About a month ago, a memo from comedian and TV host Steve Harvey made the rounds and earned him a lot of criticism. It was directed at his team, and instructed them not to approach him in public spaces, not to interrupt him when he’s in the makeup chair, and not to barge into his dressing room to ask him something. People decried the memo saying it was an indication of Harvey’s inflated ego, but I disagree. Yes, he could have handled it differently (and he admitted so himself), but in principle, what he did was healthy. He set clear boundaries to protect his ability to do his job.
On today’s episode, I discuss three areas where you also need to set healthy boundaries if you want to be effective as a creative pro.
There are many things a good leader does to help their team gain focus, stay motivated, and produce great work. However, there are also some very common mistakes that many leaders make that they don’t even know are killing their team’s ability to engage with their work. This is especially true when doing creative work, because it requires tremendous trust and an ability to take risks that could be costly to correct later.
The better you are at setting good rails for your team, the more they will feel freedom to bring their best ideas and work to the table.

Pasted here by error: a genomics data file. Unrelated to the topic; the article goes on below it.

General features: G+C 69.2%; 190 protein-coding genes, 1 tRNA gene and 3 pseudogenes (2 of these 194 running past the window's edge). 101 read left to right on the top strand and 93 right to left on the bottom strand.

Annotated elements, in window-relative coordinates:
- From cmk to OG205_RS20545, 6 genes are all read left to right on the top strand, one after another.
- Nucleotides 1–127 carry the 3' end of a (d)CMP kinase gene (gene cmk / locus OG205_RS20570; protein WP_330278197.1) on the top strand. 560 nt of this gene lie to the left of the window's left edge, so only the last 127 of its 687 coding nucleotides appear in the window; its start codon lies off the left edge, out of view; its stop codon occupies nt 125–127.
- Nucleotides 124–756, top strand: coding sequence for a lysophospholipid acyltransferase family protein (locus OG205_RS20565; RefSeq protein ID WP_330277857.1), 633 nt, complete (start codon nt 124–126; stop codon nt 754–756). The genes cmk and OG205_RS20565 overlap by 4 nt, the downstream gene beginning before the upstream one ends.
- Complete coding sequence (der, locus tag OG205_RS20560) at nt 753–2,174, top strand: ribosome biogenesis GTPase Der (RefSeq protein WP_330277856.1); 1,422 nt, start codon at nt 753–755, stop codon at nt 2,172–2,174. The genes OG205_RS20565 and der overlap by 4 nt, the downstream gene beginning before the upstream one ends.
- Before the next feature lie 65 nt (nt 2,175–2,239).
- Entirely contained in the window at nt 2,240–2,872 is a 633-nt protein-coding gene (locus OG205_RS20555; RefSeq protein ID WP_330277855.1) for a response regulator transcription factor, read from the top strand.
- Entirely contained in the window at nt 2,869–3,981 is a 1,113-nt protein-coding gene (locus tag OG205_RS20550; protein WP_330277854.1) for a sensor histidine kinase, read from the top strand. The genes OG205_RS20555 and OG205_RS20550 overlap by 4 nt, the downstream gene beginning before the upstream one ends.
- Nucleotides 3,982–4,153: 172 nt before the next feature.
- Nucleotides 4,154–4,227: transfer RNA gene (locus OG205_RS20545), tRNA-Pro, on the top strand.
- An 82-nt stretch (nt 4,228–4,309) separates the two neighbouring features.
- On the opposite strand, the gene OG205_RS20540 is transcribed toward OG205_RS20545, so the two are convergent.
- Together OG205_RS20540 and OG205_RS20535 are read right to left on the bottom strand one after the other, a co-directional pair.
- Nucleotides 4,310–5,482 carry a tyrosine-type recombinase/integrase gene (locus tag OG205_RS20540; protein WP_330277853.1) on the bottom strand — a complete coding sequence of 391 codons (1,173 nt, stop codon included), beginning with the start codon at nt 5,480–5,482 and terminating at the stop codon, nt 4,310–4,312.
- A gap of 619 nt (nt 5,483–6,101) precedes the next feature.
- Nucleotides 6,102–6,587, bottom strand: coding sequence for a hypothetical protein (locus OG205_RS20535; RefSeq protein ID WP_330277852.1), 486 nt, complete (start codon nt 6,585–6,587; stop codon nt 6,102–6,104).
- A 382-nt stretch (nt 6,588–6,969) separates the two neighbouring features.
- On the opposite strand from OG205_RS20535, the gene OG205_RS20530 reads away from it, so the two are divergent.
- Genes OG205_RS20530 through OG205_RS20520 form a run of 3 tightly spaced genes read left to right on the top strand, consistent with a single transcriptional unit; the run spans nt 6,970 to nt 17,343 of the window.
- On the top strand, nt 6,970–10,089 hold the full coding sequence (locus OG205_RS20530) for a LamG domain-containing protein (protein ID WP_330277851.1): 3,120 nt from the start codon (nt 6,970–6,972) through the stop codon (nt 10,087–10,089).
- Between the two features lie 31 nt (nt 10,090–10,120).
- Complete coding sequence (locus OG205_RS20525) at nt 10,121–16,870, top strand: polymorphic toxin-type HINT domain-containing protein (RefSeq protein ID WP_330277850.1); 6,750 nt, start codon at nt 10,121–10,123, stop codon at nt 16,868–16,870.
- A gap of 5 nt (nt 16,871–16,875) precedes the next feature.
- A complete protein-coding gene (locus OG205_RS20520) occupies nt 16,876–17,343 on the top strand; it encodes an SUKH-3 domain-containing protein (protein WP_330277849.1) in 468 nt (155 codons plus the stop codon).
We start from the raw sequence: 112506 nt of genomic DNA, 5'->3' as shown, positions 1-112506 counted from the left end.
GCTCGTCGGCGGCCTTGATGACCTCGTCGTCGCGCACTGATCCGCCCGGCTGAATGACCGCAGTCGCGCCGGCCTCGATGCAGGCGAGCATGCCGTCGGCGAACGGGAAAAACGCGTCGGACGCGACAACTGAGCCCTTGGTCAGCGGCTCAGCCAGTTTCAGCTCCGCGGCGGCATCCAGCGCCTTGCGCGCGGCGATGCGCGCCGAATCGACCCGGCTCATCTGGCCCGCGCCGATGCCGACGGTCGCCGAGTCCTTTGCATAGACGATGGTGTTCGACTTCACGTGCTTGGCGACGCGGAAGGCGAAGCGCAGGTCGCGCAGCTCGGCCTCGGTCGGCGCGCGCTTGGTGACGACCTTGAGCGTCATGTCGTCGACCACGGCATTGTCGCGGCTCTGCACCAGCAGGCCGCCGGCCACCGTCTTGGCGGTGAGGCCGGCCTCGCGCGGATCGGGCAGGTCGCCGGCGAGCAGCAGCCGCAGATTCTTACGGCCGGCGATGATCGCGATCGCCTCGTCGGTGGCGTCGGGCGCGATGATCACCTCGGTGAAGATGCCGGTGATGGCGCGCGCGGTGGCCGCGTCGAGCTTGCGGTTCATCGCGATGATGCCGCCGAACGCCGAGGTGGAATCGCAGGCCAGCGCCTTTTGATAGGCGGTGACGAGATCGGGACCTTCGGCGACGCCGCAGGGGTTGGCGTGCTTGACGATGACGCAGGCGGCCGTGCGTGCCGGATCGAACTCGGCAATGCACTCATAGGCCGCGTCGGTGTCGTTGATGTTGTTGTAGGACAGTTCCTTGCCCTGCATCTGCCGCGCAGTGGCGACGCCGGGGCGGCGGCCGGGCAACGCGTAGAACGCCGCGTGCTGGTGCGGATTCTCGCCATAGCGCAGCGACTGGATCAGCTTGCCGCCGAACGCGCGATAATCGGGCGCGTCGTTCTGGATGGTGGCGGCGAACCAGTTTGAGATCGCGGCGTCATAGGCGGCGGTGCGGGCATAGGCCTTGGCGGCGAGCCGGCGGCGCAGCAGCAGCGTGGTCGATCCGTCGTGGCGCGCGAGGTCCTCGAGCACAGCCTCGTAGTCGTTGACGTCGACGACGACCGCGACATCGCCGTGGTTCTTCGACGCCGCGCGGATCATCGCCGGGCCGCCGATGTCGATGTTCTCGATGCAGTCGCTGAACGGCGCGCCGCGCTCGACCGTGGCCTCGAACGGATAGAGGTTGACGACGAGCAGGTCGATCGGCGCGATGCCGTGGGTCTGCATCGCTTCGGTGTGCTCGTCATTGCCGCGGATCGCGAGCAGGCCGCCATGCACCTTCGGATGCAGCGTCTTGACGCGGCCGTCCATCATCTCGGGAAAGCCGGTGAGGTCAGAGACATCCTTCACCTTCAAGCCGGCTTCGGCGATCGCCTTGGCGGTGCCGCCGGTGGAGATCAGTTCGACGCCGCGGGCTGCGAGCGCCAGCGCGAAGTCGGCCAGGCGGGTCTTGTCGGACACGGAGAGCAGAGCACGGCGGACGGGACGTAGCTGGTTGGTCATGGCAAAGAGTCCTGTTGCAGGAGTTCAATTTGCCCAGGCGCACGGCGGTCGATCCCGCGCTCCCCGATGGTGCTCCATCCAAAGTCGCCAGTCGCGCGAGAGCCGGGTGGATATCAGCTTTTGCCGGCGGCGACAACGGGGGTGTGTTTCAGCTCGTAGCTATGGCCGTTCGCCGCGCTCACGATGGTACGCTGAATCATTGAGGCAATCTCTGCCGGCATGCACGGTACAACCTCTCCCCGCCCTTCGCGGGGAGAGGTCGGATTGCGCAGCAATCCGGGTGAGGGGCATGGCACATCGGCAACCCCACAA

Today I discuss a few ways that leaders unknowingly squelch their team’s creativity, and to do about it.
Are you brave? Strangely, it depends on what your definition of brave is. Today’s guest Adam Smith is here to walk us through what it looks like to be brave in life and work, and it may not always look like what you think. Adam’s new book is called The Bravest You.
Where do great ideas come from? For many creative pros great ideas are simply sourced in everyday experience. However, in order to turn those seemingly commonplace observations into brilliant work, you need to know what you’re looking for. Today’s guest Bernadette Jiwa has just released a book called Hunch that’s all about how to leverage your curiosity and empathy to mine your environment for idea gold.
We’ve all heard the myth of the starving artist. Everyone knows that artists have to suffer for their art, live in squalid conditions, and experience great pain in order to produce brilliant work. Except, according to today’s guest, that’s not really the case. Jeff Goins has just written a new book called Real Artists Don’t Starve, and on today’s show he shares some of the differences between starving artists and thriving artists, and how you can make enough money from your art to sustain it.
No matter how experienced you are or how much great work you’ve produced in your career, there inevitably comes a time when you’ll find yourself “stuck”. This usually has less to do with a lack of ability to do the work and more to do with some kind of psychological or habitual barrier that is preventing you from diving into the heart of the work in front of you. I’ve encountered many of these in my day, both personally and with those I’ve worked with. Here are a few questions to help identify productivity-zapping roadblocks.